- About Us
- Career Center
- Nano-Social Network
- Nano Consulting
- My Account
|These are electronic stripes, called "charge density waves," on the surface of a graphitic superconductor.
Credit: K. A. Rahnejat
Researchers from the London Centre for Nanotechnology (LCN) have discovered electronic stripes, called 'charge density waves', on the surface of the graphene sheets that make up a graphitic superconductor. This is the first time these stripes have been seen on graphene, and the finding is likely to have profound implications for the exploitation of this recently discovered material, which scientists believe will play a key role in the future of nanotechnology. The discovery is reported in Nature Communications, 29th November.
Graphene is a material made up of a single sheet of carbon atoms just one atom thick, and is found in the marks made by a graphite pencil. Graphene has remarkable physical properties and therefore has great technological potential, for example, in transparent electrodes for flat screen TVs, in fast energy-efficient transistors, and in ultra-strong composite materials. Scientists are now devoting huge efforts to understand and control the properties of this material.
The LCN team donated extra electrons to a graphene surface by sliding calcium metal atoms underneath it. One would normally expect these additional electrons to spread out evenly on the graphene surface, just as oil spreads out on water. But by using an instrument known as a scanning tunneling microscope, which can image individual atoms, the researchers have found that the extra electrons arrange themselves spontaneously into nanometer-scale stripes. This unexpected behavior demonstrates that the electrons can have a life of their own which is not connected directly to the underlying atoms. The results inspire many new directions for both science and technology. For example, they suggest a new method for manipulating and encoding information, where binary zeros and ones correspond to stripes running from north to south and running from east to west respectively.
This work is part of an ongoing multi-disciplinary research effort into graphene at the LCN and follows on from the original discovery of superconductivity in the graphite superconductor CaC6 by Weller at al. published in Nature Physics, doi:10.1038/nphys0010.
Professor Jan Zaanen of Leiden University and winner of the prestigious Spinoza prize for, among other things, his role as proponent of the stripe concept for atomically thin materials, commented: "This discovery is another important step towards demonstrating the ubiquity of stripes, and the fact that they appear in the world's simplest host - the two-dimensional network of carbon atoms that is graphene - means that more great science and applications are not far behind."
Notes to Editors:
'Charge density waves in the graphene sheets of the superconductor CaC6' appears in Nature Communications on 29th November 2001. DOI: 10.1038/ncomms1574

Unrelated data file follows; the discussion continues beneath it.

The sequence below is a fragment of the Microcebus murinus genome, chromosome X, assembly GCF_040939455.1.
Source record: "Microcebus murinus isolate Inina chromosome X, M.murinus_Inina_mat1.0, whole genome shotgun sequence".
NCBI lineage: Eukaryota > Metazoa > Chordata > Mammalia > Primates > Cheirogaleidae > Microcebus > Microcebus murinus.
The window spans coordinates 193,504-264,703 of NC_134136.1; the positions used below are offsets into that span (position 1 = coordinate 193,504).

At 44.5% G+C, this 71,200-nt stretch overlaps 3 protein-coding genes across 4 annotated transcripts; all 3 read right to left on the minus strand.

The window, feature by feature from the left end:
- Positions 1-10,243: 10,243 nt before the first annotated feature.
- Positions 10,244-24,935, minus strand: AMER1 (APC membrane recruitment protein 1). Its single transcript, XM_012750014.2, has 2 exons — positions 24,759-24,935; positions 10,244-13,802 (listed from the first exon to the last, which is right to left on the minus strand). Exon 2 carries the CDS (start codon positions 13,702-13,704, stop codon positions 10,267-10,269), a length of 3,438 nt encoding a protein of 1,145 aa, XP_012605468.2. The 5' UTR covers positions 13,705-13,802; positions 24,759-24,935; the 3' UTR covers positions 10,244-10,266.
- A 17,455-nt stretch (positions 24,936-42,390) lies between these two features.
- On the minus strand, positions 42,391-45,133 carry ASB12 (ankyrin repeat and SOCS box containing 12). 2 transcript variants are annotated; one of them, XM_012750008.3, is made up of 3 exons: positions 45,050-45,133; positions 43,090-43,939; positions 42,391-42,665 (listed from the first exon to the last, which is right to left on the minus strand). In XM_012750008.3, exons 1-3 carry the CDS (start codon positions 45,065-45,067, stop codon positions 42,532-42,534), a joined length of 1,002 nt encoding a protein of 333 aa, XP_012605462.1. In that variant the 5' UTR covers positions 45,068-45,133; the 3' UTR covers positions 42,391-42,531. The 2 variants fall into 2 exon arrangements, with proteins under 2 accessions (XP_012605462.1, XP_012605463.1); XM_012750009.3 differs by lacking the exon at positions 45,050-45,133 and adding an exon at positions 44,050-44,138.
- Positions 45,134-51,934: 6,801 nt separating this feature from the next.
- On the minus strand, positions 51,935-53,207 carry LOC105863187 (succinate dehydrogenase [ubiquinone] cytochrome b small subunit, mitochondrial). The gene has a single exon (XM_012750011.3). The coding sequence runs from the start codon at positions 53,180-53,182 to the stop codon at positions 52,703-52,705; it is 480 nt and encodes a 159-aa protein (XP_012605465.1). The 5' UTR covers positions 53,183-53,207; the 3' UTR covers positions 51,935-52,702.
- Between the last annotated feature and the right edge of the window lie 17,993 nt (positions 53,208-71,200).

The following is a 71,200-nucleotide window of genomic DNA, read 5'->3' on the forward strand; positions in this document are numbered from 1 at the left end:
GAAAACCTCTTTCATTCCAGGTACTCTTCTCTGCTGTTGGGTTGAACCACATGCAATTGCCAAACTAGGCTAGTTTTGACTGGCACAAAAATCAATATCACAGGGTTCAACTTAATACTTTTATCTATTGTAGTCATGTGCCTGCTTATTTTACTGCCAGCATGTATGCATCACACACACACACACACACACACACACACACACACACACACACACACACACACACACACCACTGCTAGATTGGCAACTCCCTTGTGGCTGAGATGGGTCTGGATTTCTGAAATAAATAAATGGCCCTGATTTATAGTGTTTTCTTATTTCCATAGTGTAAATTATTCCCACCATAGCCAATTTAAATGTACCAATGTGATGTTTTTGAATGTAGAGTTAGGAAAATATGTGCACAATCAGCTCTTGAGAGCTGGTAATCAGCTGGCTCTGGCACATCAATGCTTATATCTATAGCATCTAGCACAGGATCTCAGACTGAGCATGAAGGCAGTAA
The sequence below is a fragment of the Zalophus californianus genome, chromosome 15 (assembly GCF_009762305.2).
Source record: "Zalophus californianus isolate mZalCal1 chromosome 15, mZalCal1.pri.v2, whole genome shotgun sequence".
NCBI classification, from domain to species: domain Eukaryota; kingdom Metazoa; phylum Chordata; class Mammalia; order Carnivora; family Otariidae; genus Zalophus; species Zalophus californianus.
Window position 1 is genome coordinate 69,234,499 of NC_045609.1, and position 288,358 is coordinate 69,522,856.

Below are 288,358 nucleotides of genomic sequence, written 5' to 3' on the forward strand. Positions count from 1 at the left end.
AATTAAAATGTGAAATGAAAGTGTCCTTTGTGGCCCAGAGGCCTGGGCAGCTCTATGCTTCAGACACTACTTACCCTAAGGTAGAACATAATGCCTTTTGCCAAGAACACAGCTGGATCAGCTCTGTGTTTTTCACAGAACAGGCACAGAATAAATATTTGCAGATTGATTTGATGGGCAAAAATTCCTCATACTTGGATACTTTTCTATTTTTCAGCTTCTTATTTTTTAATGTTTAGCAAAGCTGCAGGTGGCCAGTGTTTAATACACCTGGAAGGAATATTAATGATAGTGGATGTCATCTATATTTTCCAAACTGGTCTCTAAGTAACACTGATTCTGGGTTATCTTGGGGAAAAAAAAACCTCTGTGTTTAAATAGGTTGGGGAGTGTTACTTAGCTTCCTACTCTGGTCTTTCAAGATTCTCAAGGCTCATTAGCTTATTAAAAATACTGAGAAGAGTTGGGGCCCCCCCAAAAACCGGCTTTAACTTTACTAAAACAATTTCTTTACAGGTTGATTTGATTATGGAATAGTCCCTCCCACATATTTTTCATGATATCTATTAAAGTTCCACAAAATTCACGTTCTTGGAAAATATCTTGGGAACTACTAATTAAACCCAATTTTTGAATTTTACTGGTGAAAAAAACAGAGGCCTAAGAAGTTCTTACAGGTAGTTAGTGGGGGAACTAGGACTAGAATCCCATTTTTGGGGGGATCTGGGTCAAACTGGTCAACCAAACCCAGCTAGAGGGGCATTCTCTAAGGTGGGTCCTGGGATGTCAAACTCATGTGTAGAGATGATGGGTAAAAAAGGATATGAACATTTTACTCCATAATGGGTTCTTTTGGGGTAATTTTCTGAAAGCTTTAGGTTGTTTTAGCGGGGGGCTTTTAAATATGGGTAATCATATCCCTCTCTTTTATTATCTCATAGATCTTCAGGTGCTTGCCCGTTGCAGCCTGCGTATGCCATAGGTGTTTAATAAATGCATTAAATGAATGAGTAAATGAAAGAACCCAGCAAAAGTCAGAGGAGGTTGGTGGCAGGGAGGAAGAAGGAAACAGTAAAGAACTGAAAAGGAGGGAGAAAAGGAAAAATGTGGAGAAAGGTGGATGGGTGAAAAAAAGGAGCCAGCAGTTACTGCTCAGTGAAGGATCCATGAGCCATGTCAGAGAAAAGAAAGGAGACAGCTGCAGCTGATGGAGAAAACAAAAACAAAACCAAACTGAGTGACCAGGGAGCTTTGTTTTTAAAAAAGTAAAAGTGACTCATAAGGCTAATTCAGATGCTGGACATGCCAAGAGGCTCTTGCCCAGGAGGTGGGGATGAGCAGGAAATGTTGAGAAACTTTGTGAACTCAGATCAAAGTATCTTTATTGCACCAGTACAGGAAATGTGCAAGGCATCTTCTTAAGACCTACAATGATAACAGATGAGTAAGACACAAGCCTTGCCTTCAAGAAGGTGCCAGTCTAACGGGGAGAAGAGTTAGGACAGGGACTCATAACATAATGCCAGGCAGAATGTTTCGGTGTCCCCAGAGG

About University College London
The London Centre for Nanotechnology, is a UK-based, multidisciplinary research centre forming the bridge between the physical and biomedical sciences. It was conceived from the outset with a management structure allowing for a clear focus on scientific excellence, exploitation and commercialisation. It brings together two world leaders in nanotechnology, namely University College London and Imperial College London, in a unique operating model that accesses the combined skills of multiple departments, including medicine, chemistry, physics, electronic and electrical engineering, biochemical engineering, materials and earth sciences, and two leading technology transfer offices. Website: www.london-nano.com
For more information, please click here
Copyright © University College LondonIf you have a comment, please Contact us.
Issuers of news releases, not 7th Wave, Inc. or Nanotechnology Now, are solely responsible for the accuracy of the content.
|Related News Press|
News and information
New computer model could explain how simple molecules took first step toward life: Two Brookhaven researchers developed theoretical model to explain the origins of self-replicating molecules July 28th, 2015
Stretching the limits on conducting wires July 25th, 2015
An easy, scalable and direct method for synthesizing graphene in silicon microelectronics: Korean researchers grow 4-inch diameter, high-quality, multi-layer graphene on desired silicon substrates, an important step for harnessing graphene in commercial silicon microelectronics July 21st, 2015
Caught on camera: The first glimpse of powerful nanoparticles July 17th, 2015
Nanometrics Announces Upcoming Investor Events July 28th, 2015
Quantum networks: Back and forth are not equal distances! July 28th, 2015
Spintronics: Molecules stabilizing magnetism: Organic molecules fixing the magnetic orientation of a cobalt surface/ building block for a compact and low-cost storage technology/ publication in Nature Materials July 25th, 2015
Better memory with faster lasers July 14th, 2015